Though much media coverage of the COVID-19 pandemic has focused on how the novel coronavirus has impacted major cities and urban areas, rural areas have faced their own specific and intense set of challenges in dealing with the pandemic. Lack of resources, supplies, space, staffing, and education has devastated countless rural communities as small hospitals struggle to cope with this unprecedented crisis.
Luckily, there is hope. Across the world, vaccines are being developed with the potential to save countless lives, providing rescue and relief to struggling rural communities impacted by the coronavirus. However, distributing these vaccines to rural populations who desperately need them will pose a unique public health challenge that requires new innovative new social care solutions.
The Access Gap
According to one eye-opening 2019 study, “nearly 80% of rural America is medically underserved,” leaving residents without access to crucial care.
Furthermore, rural populations are specifically vulnerable to negative Social Determinants of Health (SDOH), stemming from poverty, and detrimental living conditions. Research has proven that people living with conditions associated with poor SDOH, such as diabetes, asthma, and vitamin D deficiencies, are at a greater threat of developing severe or even fatal COVID-19.
Therefore, practical COVID-19 vaccination efforts in rural areas must find a way to ensure that these underserved, at-risk populations receive access to both crucial doses of Pfizer’s two-dose vaccine, spaced at 21-day intervals. Making sure that these populations are protected necessitates public health data reporting and tracking on a never-before-seen scale.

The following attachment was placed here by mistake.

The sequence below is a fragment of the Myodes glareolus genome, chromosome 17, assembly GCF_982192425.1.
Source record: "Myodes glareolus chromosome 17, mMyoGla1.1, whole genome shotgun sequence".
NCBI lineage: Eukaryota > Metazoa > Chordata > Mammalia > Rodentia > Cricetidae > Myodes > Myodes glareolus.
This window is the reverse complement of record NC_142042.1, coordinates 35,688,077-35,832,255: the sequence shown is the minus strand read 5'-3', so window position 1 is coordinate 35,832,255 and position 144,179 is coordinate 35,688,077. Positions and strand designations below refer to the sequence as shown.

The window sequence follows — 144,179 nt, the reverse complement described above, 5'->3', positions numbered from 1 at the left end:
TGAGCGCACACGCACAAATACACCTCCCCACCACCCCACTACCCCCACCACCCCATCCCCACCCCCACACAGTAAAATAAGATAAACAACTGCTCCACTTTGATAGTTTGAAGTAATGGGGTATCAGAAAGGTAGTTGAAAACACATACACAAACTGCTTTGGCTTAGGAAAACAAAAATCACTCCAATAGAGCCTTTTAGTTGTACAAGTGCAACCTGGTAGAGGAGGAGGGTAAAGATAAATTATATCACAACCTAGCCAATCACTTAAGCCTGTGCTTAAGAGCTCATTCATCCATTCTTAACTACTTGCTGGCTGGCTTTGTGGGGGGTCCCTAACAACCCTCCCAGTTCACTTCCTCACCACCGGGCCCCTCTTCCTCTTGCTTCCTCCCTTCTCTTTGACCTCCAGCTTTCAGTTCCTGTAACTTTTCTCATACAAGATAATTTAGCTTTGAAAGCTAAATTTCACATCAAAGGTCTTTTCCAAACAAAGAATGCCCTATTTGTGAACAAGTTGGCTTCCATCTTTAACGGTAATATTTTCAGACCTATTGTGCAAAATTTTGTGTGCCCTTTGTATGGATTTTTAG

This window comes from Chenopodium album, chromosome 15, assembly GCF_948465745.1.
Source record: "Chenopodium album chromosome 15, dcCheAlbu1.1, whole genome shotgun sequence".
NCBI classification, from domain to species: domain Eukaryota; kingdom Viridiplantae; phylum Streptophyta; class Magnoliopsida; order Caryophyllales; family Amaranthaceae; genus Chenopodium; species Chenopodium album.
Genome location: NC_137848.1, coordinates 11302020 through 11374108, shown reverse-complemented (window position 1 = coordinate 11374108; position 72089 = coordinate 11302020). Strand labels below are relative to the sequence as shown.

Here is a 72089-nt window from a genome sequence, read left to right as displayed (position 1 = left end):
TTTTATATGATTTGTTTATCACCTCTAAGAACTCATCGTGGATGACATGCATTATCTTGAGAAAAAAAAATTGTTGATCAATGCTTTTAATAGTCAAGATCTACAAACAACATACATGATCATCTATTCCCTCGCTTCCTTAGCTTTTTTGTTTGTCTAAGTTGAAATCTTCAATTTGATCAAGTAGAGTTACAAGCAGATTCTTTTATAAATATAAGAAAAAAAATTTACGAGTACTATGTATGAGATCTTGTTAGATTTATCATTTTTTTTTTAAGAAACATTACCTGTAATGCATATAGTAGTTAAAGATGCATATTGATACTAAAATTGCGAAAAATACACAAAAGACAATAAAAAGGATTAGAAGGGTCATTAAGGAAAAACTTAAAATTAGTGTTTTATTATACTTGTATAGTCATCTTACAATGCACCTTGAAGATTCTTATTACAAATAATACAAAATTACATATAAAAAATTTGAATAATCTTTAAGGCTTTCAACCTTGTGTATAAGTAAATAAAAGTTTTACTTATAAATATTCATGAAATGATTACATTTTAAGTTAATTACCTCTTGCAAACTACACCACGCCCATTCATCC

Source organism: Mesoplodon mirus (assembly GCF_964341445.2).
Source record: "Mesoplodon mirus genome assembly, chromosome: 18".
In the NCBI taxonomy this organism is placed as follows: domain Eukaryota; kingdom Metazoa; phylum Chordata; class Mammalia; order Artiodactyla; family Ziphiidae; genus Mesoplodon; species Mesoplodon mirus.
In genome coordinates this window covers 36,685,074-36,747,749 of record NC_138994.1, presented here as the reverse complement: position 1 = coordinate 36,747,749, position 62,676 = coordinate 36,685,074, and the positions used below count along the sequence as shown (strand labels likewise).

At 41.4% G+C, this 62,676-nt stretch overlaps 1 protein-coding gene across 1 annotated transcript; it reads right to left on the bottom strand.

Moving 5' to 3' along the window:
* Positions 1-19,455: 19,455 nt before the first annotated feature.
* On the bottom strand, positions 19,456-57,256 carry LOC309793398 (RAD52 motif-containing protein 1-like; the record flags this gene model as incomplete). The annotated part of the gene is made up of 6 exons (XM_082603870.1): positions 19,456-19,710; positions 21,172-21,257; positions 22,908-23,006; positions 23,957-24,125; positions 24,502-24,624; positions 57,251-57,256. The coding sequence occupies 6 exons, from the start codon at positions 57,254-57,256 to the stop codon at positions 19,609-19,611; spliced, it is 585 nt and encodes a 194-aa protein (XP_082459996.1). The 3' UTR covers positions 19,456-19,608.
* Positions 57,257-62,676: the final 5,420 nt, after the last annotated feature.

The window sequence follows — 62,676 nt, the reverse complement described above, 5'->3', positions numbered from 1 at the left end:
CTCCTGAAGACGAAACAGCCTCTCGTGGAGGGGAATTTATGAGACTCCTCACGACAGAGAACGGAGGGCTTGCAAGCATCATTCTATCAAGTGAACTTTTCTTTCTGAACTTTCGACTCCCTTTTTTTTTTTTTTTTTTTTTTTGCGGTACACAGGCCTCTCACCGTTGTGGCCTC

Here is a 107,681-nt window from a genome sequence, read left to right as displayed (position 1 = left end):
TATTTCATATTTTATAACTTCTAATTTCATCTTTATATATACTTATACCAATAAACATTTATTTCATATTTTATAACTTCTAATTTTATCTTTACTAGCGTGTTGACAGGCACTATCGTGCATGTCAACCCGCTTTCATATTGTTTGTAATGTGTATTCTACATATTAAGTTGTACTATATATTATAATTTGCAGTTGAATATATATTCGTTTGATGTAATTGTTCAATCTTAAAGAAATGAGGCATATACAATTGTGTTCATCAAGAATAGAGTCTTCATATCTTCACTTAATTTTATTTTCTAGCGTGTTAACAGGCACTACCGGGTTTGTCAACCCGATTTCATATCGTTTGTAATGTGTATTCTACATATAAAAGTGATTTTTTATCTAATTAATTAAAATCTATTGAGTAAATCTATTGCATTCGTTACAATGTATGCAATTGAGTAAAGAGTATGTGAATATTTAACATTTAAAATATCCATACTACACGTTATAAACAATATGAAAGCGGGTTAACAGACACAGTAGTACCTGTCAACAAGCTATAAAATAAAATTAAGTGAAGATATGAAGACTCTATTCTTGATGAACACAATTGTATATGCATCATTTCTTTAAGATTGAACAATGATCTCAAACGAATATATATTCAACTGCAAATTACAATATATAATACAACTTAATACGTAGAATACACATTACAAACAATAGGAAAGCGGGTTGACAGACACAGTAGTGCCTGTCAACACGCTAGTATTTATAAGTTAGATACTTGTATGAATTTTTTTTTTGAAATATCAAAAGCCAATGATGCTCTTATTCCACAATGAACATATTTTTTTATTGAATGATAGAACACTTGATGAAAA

The Challenges of Vaccination
Doses of Pfizer’s recently approved coronavirus vaccine are already beginning to be shipped across the U.S., but storing and distributing this life-saving medicine will be difficult, especially in rural America.
In order for the vaccination to be effective, dosages must be stored at a temperature of -100 degrees Fahrenheit and used within 10 days. In rural areas where populations are widely distributed, administering all 1,000 doses of shipment within the 10-day window poses massive health administration hurdles.
Strategies for Solutions
In the face of such immense challenges, how can rural hospitals ensure that some of our nation’s most vulnerable people are vaccinated against COVID-19? Public health data technology is one promising answer.
New social care technology, such as the C3S.AI software, can offer hospitals lifelines in struggling rural communities. Individual users in the community can download the doctor-designed app, which integrates with a hospital’s Electronic Health Records system. This allows doctors and other frontline healthcare workers to create more streamlined records of who has been vaccinated, who still need to be vaccinated, and who needs the vaccine the most.
With this crucial data, rural communities can develop vaccine distribution plans that prioritize those most in need and can maximize distribution while minimizing wastage of precious doses due to expiration.
The C3S.AI software also allows healthcare workers to communicate directly with patients through the app, so it’s easy to provide people with accurate information and set up pre-scheduled vaccination appointments. This communication is just another way that social care technology can help rural hospitals set up an efficient vaccine distribution plan.
Though the pandemic continues to place rural communities under immense stress, new healthcare data technology coupled with the promise of vaccination could mean light at the end of the tunnel.